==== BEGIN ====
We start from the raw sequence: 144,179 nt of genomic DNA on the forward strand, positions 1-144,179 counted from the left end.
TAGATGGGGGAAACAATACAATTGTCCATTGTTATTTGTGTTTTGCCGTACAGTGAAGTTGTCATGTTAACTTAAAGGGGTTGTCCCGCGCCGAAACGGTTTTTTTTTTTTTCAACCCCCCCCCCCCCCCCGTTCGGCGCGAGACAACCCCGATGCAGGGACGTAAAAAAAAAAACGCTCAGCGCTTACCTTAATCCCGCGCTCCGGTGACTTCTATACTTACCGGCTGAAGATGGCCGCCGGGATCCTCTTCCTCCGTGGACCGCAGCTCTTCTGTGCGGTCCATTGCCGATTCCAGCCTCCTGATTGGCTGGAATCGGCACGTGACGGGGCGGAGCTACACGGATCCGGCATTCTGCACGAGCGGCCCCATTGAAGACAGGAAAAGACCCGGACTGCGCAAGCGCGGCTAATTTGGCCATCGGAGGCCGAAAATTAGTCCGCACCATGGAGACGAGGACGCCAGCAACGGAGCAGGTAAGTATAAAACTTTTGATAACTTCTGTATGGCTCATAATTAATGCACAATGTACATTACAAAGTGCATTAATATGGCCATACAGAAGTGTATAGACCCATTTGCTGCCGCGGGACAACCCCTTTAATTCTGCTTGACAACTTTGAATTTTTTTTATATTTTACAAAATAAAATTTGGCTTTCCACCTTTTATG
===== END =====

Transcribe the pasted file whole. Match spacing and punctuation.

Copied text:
We start from the raw sequence: 144,179 nt of genomic DNA on the forward strand, positions 1-144,179 counted from the left end.
TAGATGGGGGAAACAATACAATTGTCCATTGTTATTTGTGTTTTGCCGTACAGTGAAGTTGTCATGTTAACTTAAAGGGGTTGTCCCGCGCCGAAACGGTTTTTTTTTTTTTCAACCCCCCCCCCCCCCCCGTTCGGCGCGAGACAACCCCGATGCAGGGACGTAAAAAAAAAAACGCTCAGCGCTTACCTTAATCCCGCGCTCCGGTGACTTCTATACTTACCGGCTGAAGATGGCCGCCGGGATCCTCTTCCTCCGTGGACCGCAGCTCTTCTGTGCGGTCCATTGCCGATTCCAGCCTCCTGATTGGCTGGAATCGGCACGTGACGGGGCGGAGCTACACGGATCCGGCATTCTGCACGAGCGGCCCCATTGAAGACAGGAAAAGACCCGGACTGCGCAAGCGCGGCTAATTTGGCCATCGGAGGCCGAAAATTAGTCCGCACCATGGAGACGAGGACGCCAGCAACGGAGCAGGTAAGTATAAAACTTTTGATAACTTCTGTATGGCTCATAATTAATGCACAATGTACATTACAAAGTGCATTAATATGGCCATACAGAAGTGTATAGACCCATTTGCTGCCGCGGGACAACCCCTTTAATTCTGCTTGACAACTTTGAATTTTTTTTATATTTTACAAAATAAAATTTGGCTTTCCACCTTTTATG